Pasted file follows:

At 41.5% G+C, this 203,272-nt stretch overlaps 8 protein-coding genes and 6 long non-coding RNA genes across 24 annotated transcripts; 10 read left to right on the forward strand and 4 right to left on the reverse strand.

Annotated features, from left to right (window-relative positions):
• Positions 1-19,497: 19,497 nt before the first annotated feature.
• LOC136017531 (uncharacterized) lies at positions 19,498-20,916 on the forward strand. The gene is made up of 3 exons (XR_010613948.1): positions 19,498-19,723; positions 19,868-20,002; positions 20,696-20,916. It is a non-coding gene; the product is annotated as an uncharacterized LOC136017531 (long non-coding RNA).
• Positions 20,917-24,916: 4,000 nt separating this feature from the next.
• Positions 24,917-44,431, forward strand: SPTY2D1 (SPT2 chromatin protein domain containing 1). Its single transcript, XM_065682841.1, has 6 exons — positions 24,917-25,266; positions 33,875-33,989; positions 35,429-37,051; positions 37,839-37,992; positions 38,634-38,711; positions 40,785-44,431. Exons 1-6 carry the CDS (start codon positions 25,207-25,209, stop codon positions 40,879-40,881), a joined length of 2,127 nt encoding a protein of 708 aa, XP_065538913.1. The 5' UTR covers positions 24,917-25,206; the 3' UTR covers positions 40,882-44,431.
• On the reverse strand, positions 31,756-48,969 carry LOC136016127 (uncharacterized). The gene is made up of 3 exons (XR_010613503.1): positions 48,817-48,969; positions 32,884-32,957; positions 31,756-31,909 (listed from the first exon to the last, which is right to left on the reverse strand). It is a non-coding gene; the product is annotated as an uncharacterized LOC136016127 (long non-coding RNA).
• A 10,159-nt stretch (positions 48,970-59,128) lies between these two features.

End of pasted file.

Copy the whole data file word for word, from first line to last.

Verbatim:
At 41.5% G+C, this 203,272-nt stretch overlaps 8 protein-coding genes and 6 long non-coding RNA genes across 24 annotated transcripts; 10 read left to right on the forward strand and 4 right to left on the reverse strand.

Annotated features, from left to right (window-relative positions):
• Positions 1-19,497: 19,497 nt before the first annotated feature.
• LOC136017531 (uncharacterized) lies at positions 19,498-20,916 on the forward strand. The gene is made up of 3 exons (XR_010613948.1): positions 19,498-19,723; positions 19,868-20,002; positions 20,696-20,916. It is a non-coding gene; the product is annotated as an uncharacterized LOC136017531 (long non-coding RNA).
• Positions 20,917-24,916: 4,000 nt separating this feature from the next.
• Positions 24,917-44,431, forward strand: SPTY2D1 (SPT2 chromatin protein domain containing 1). Its single transcript, XM_065682841.1, has 6 exons — positions 24,917-25,266; positions 33,875-33,989; positions 35,429-37,051; positions 37,839-37,992; positions 38,634-38,711; positions 40,785-44,431. Exons 1-6 carry the CDS (start codon positions 25,207-25,209, stop codon positions 40,879-40,881), a joined length of 2,127 nt encoding a protein of 708 aa, XP_065538913.1. The 5' UTR covers positions 24,917-25,206; the 3' UTR covers positions 40,882-44,431.
• On the reverse strand, positions 31,756-48,969 carry LOC136016127 (uncharacterized). The gene is made up of 3 exons (XR_010613503.1): positions 48,817-48,969; positions 32,884-32,957; positions 31,756-31,909 (listed from the first exon to the last, which is right to left on the reverse strand). It is a non-coding gene; the product is annotated as an uncharacterized LOC136016127 (long non-coding RNA).
• A 10,159-nt stretch (positions 48,970-59,128) lies between these two features.